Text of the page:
During my four years of little league, I played every position on the field. In my first year I logged most of my innings in right or left field, then in my second year I played a lot of center, which was probably my favorite position, in part because I got to stand directly behind and cheer for our pitching ace, my big brother. In my third year I started bouncing around the infield, and in my final year while mostly playing third base I also pitched a few innings and, in one game, donned the tools of ignorance.
I understood that it was unusual for me to be a catcher—I wore glasses. No catchers wore glasses that I knew of, except for a couple major leaguers who sported glasses on top of heads that had superhero contours, their jaws seemingly chiseled from granite: Brian Downing and Darrell Porter.
I knew I wasn’t muscular and hard as granite. In fact, I even understood that I was kind of a sissy. In this as in all things I defined myself against my brother, and unlike him I shied from fistfights and other pursuits that seemed dangerous to me, such as skateboarding or downhill skiing or even sledding down really steep icy hills. Also, unlike me, he didn’t burst into tears every couple seconds. Even in baseball, my main defense against sissification, I had occasionally allowed a my true self to shine through, such as when I was in my first season and began weeping as I limped to first after being hit in the shins by a fastball from a 12-year-old with 5 o’clock shadow.
But I liked how it felt to wear the catching equipment. I liked how the mask fit over my glasses, canceling their customary vulnerability. The rest of the catching armor performed similar magic, making me feel unusually protected against the world. I remember being happy behind the plate, or happy and a little disoriented, or maybe happily disoriented. The equipment restricted my vision and my movements, but I also had a full view of the field, and this vision, coupled with the invulnerability from the armor, gave me a fleeting feeling of ownership over the game. Cutting against this feeling was my unfamiliarity with the demands of the position. But I was happy nonetheless, like a youthful invincible ruler stumbling through an inspection of his kingdom while just a little drunk.
Speaking of being drunk, I drank too much this past Friday night and wasted the whole next day as a groaning invalid. You’d think I’d know better by this point, now that I’ve put in 28 years of recreational inebriation since I acquired my first hangover when I was fifteen by getting drunk with a couple buddies on rum and coke, in a dark little league dugout a few feet away from where I’d had my brief moment as a bespectacled catcher. But Friday I got a chance to see a punk legend, Grant Hart, perform at a place right around the corner from my house, and it was fun to be blasted by the great loud heartbreaking melodies and the whiskey. Drinking, loud music: it’s a little like being a little league catcher to me. For a while, you’re wrapped in armor, surveying your kingdom, able to withstand anything.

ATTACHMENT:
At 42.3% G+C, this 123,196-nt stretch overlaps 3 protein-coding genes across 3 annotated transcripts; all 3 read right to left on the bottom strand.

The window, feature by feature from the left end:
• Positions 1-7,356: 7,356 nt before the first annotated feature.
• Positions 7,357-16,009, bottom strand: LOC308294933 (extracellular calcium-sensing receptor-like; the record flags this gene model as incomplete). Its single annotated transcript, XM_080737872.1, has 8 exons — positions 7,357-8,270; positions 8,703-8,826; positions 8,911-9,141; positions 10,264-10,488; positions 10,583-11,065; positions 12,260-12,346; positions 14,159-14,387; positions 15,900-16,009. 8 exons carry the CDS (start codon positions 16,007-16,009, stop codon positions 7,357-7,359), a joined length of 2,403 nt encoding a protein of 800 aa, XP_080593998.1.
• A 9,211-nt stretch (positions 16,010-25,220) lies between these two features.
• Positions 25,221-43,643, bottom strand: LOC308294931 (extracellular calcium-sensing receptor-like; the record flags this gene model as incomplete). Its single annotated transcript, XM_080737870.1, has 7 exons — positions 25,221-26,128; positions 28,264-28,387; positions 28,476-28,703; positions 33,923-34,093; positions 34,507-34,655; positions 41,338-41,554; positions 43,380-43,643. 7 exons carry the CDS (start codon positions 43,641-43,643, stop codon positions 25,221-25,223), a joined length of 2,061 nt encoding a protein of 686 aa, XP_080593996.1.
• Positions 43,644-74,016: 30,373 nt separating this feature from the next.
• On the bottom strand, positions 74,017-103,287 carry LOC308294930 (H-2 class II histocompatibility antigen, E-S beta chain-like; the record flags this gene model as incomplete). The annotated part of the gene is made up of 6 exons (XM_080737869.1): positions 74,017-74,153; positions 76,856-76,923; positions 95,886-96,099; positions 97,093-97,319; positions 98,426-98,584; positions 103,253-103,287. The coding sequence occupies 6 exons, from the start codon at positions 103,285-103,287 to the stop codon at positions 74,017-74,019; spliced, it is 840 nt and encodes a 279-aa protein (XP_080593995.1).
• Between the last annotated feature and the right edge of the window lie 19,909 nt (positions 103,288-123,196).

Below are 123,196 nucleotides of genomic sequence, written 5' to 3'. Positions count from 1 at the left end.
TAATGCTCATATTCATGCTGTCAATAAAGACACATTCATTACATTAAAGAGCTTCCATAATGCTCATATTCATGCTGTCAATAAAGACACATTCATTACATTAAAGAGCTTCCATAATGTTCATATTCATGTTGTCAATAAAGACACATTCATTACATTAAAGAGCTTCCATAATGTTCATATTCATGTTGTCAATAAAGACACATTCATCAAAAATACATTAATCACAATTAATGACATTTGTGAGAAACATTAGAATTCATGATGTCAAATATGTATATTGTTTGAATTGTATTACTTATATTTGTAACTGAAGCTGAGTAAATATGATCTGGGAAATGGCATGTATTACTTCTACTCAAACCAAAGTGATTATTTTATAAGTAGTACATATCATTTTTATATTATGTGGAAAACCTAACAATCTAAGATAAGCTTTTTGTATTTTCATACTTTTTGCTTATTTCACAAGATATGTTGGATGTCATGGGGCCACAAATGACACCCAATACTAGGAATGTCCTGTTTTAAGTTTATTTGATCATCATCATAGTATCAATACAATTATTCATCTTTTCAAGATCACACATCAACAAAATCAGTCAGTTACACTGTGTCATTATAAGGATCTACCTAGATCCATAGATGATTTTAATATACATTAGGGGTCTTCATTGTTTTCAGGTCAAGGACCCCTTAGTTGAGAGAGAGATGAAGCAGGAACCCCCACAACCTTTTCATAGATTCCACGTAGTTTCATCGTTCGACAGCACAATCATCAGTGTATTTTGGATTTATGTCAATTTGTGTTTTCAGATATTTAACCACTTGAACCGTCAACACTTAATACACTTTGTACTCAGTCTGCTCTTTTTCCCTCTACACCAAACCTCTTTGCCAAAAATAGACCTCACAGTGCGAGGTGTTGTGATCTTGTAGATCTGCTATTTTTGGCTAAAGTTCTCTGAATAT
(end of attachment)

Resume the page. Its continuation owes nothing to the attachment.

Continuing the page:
During the winter of 1979, as I was waiting to play my final season of little league (and as a teenaged Grant Hart was beginning to play with Bob Mould and Greg Norton as Husker Du), Darrell Porter’s means of feeling invulnerable off the field was showing its grim limitations. Porter, who by then had established himself as one of the best catchers in the game, became paranoid due to increasingly heavy use of cocaine, and he began sitting by his front window with a shotgun, waiting for the arrival of the commissioner of baseball, Bowie Kuhn, whom Porter was convinced would arrive at any minute and ban him from baseball.
Porter checked into rehab that spring. How do you replace the feeling of fake invulnerability? Porter became a born-again Christian. It’s unclear how long this allowed him to withstand the deep pull of addiction, but he seems to have led an admirably charitable and giving life throughout the rest of his baseball career and beyond. His good deeds seem even more impressive when considered against his enduring affliction, which ultimately claimed him in 2002, when an autopsy on his body found that he had cocaine in his system at the time of his death. High, he’d driven his car into a tree, then he’d stumbled from his car and down to a river where he soaked his leg, and he was struggling back toward his car when his heart stopped.
I knew even as I was enjoying myself behind the plate that I wasn’t really a ruler. I was no catcher. I understood enough about baseball to know that catchers were the toughest players in the game, and I understood enough about myself to know that I wasn’t tough. Bench, Fisk, Munson: those guys were tough. Even the rare catchers with glasses were tough. You could tell just from looking at their cards. Look at Darrell Porter in this 1977 card. Invulnerable. Tough. Like he didn’t even need any armor at all.